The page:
Dogtown… by Rachel Mankowitz

I want to live at Dogtown

Posted on August 18, 2013 by rachelmankowitz

There was a show on the National Geographic channel a few years ago set at an Animal Sanctuary in Utah called Best Friends. They have separate enclosures for birds and cats and rabbits and horses and pigs, and the section for dogs is called Dogtown.

The show focused on their work with last chance dogs, and how they try to give them better lives. Each dog has a team of veterinarians and groomers and trainers and volunteers looking out for them, and coming up with creative ideas for how to help them with problems other shelters couldnt solve. So a half-blind, ten year old dog, who couldnt walk on a leash, had people brainstorming ways to help him live his best possible life. And, if they couldnt find him a forever home, he would always have a home at the sanctuary.

Dogtown represents the kind of safety net I wish we all had, pets and humans alike, because the volunteers and groomers and vets and trainers at Dogtown seemed to be infused with a level of compassion and persistence you dont find in regular life. The problem is that most shelters are not Dogtown. Some have the compassion, but not the skill, or they have the volunteers, but not the money, or the space.

The shelter where we got Butterfly subsidizes her medical care, and sends buses to pick up dogs from puppy mills all the time, but they have no mandate to train the dogs, or help them overcome social deficits. Their goal is to send the dogs out to new homes as soon as possible.

See more at http://rachelmankowitz.wordpress.com/2013/08/18/i-want-to-live-at-dogtown/

Real reading is reincarnation.

 

there are readers and there are readers. There are people who read to anesthetize themselvesthey read to induce a vivid, continreal-readers-books-stackeduous, and risk-free daydream. They read for the same reason that people grab a glass of chardonnayto put a light buzz on. The English major reads because, as rich as the one life he has may be, one life is not enough. He reads not to see the world through the eyes of other people but effectively to become other people. What is it like to be John Milton, Jane Austen, Chinua Achebe? What is it like to be them at their best, at the top of their games?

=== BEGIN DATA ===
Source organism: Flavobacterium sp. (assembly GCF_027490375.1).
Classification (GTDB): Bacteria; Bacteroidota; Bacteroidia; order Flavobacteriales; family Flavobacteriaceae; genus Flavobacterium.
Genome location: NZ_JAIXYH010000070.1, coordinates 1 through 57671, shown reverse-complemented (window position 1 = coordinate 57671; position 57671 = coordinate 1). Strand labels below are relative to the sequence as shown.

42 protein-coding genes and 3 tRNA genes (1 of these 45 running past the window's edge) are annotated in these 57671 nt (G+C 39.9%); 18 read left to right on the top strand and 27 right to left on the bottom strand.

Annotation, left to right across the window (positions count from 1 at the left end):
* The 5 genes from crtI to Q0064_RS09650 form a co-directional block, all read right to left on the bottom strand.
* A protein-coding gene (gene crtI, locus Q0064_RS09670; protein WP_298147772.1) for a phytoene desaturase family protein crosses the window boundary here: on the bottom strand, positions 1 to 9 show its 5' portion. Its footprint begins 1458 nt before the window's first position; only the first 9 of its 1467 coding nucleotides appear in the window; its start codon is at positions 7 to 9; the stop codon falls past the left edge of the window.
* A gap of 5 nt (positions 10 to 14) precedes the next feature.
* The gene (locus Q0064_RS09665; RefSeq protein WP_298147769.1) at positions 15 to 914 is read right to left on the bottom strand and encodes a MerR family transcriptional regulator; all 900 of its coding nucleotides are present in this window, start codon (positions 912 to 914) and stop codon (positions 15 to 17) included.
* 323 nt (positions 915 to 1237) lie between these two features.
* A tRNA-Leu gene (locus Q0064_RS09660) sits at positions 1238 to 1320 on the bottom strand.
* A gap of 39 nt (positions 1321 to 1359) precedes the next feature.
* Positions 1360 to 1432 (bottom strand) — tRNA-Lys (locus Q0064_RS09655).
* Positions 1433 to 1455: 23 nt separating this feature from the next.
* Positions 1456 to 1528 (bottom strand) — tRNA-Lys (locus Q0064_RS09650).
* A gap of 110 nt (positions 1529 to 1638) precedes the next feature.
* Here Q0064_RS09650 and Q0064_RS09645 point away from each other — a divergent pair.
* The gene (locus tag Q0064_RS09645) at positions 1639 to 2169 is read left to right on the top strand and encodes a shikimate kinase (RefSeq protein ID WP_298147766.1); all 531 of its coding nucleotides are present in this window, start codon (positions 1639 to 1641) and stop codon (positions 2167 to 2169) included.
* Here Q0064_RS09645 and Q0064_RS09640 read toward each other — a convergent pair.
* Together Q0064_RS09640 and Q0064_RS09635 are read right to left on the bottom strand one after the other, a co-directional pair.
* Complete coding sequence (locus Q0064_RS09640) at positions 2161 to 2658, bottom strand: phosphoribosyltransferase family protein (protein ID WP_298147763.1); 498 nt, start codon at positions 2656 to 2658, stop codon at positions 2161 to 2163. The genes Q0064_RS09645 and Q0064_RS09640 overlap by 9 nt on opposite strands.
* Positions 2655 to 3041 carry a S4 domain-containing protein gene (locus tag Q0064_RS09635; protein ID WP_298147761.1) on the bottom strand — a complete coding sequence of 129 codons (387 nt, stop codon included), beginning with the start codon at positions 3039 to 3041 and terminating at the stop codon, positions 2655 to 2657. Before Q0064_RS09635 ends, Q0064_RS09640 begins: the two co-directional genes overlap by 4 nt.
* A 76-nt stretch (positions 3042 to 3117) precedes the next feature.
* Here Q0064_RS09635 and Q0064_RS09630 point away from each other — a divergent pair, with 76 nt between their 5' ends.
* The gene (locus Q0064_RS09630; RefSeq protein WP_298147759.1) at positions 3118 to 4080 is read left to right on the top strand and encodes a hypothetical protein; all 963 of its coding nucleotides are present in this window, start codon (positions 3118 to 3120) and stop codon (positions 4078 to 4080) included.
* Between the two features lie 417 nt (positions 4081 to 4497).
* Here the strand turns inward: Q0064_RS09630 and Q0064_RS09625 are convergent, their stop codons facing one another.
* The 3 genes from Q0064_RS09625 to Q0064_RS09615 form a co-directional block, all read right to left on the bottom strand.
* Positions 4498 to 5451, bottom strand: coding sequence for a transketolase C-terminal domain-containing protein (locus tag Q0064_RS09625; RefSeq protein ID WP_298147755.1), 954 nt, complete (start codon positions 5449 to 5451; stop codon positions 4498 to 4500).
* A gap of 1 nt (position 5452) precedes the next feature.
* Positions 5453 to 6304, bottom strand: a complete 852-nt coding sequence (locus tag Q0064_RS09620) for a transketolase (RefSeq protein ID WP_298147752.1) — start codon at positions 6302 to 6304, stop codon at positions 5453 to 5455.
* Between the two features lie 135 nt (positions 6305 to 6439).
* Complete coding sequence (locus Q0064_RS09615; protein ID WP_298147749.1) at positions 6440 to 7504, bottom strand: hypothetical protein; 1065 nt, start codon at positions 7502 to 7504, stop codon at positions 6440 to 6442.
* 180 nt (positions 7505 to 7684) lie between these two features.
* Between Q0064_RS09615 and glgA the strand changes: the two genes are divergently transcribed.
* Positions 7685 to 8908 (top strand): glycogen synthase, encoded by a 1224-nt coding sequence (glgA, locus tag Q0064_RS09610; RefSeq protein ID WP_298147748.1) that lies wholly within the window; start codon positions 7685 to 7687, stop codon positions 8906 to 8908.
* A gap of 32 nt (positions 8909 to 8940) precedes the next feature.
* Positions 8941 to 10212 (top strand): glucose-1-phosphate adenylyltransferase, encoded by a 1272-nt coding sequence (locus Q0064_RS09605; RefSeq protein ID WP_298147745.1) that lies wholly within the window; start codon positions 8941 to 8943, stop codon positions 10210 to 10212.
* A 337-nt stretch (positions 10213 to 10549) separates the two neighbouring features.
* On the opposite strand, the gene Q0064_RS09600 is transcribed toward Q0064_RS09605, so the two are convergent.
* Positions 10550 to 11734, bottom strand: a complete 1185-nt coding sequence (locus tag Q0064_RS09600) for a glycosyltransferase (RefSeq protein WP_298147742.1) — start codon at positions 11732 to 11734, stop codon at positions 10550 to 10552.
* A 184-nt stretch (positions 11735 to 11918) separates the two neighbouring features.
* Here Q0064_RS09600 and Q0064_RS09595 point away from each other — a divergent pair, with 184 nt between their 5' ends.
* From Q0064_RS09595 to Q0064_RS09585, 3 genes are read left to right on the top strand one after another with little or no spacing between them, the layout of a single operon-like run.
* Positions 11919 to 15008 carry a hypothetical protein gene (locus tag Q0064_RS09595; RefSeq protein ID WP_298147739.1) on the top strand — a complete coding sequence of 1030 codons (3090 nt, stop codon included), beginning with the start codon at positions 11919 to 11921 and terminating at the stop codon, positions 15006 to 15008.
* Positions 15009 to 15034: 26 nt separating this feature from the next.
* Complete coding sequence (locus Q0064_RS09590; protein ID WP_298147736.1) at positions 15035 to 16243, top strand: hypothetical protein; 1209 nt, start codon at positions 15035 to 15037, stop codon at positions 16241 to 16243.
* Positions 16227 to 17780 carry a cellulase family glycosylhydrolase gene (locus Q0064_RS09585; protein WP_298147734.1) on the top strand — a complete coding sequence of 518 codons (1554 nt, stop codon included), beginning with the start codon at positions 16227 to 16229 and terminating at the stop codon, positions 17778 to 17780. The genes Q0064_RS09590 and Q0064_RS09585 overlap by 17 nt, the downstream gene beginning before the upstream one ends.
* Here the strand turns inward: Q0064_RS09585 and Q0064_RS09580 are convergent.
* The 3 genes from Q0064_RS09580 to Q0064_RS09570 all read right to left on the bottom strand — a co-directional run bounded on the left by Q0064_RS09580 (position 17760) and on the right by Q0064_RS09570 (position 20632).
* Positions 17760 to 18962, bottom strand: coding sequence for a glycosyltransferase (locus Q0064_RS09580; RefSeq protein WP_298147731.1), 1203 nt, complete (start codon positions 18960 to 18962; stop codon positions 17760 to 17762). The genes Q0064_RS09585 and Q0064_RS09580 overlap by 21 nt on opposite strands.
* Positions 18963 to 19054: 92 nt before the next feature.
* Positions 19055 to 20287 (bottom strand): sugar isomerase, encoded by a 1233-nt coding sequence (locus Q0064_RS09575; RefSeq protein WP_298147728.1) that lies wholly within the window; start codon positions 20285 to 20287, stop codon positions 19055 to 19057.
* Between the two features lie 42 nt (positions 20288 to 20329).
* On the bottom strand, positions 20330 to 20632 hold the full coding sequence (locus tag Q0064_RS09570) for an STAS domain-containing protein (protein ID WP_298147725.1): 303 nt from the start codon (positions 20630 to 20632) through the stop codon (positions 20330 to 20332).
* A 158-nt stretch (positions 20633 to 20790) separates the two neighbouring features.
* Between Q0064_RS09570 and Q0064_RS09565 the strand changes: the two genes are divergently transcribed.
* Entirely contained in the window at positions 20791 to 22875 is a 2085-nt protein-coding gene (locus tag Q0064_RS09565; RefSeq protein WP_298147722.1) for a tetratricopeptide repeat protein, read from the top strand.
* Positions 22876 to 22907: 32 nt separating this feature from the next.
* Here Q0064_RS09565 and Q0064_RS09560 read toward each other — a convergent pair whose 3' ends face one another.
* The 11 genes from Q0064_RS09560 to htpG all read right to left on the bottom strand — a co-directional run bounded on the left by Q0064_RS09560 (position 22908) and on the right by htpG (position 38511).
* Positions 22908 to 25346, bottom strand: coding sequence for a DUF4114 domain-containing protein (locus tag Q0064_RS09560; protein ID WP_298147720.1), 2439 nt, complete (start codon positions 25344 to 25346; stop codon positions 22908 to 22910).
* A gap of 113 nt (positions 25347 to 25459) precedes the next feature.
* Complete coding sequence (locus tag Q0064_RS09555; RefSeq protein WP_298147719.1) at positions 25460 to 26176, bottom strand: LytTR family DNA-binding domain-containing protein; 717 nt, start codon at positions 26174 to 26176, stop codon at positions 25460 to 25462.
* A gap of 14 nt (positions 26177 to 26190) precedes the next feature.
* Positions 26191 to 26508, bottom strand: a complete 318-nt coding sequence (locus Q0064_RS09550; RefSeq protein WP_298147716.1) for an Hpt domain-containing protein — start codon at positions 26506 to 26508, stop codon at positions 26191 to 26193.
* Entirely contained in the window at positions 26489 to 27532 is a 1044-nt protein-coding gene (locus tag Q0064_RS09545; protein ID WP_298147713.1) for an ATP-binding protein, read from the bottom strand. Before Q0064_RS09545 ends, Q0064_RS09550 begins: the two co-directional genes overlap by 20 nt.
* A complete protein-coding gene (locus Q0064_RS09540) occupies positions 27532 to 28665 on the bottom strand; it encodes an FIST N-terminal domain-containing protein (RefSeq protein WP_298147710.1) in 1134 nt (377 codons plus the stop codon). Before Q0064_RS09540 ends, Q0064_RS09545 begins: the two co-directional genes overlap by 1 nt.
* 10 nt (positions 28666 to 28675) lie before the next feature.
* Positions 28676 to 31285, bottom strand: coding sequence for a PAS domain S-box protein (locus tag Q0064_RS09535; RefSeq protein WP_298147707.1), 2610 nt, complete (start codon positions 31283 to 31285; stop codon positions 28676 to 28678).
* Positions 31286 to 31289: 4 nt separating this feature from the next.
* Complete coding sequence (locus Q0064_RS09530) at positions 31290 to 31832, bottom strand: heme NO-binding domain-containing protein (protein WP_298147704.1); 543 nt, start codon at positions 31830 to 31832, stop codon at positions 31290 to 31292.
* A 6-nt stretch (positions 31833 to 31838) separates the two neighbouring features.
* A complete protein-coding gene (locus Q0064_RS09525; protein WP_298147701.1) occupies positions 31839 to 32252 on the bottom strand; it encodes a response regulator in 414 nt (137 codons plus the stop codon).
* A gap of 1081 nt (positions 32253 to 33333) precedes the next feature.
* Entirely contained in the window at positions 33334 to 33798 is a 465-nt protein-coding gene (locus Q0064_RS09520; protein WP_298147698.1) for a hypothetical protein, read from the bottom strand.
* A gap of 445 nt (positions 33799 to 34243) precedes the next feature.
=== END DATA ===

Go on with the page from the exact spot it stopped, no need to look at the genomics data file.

English majors want the joy of seeing the world through the eyes of people wholet us admit itare more sensitive, more articulate, shrewder, sharper, more alive than they themselves are. The experience of merging minds and hearts with Proust or James or Austen makes you see that there is more to the world than you had ever imagined. You see that life is bigger, sweeter, more tragic and intensemore alive with meaning than you had thought.

Real reading is reincarnation.

https://chronicle.com/article/The-Ideal-English-Major/140553/

A Dog That Defines Pure Joy

I’ve never seen anyone that expresses the pure joy of being alive like Sammy, Susan’s Shih Tzu… when you’re around him you discover his happiness is contagious…

Arctic Sea Ice Minimum Sept. 13th, 2013

foot traffic in downtown Valdez, Alaska…

the photo above was made by Doug Lindstrand…
https://www.facebook.com/doug.lindstrand

Where The Wild Things Are

Emilio DeGrazia

Beneath the paved highways and streets
Where the pebble debris of long-dead seas
Has harmonized the white noise of minnow tails
With echoes in the ears of empty shells
Pearl-shimmering in sunlight streaks
That also warm dirt teeming with worms,
Grubs, beetles, roaches and ants
Do business as usual
In the traffic beneath the jackboots
Of empire state buildings swaying drunkenly
Under the influence of arrogance and ignorance––
There seeds find refuge in muck’s milk
And there they wait for their moment
To unfurl their flags out of cracked concrete.

 

the best poems come from the best storytellers… e.e. cummings

e.e. cummings

nobody loses all the time

i had an uncle named
Sol who was a born failure and
nearly everybody said he should have gone
into vaudeville perhaps because my Uncle Sol could
sing McCann He Was A Diver on Xmas Eve like Hell Itself which
may or may not account for the fact that my Uncle

Sol indulged in that possibly most inexcusable
of all to use a highfalootin phrase
luxuries that is or to
wit farming and be
it needlessly
added

my Uncle Sol’s farm
failed because the chickens
ate the vegetables so
my Uncle Sol had a
chicken farm till the
skunks ate the chickens when

my Uncle Sol
had a skunk farm but
the skunks caught cold and
died so
my Uncle Sol imitated the
skunks in a subtle manner

or by drowning himself in the watertank
but somebody who’d given my Unde Sol a Victor
Victrola and records while he lived presented to
him upon the auspicious occasion of his decease a
scrumptious not to mention splendiferous funeral with
tall boys in black gloves and flowers and everything and

i remember we all cried like the Missouri
when my Uncle Sol’s coffin lurched because
somebody pressed a button
(and down went
my Uncle
Sol

and started a worm farm)


Edward Estlin Cummings :
http://www.poemhunter.com/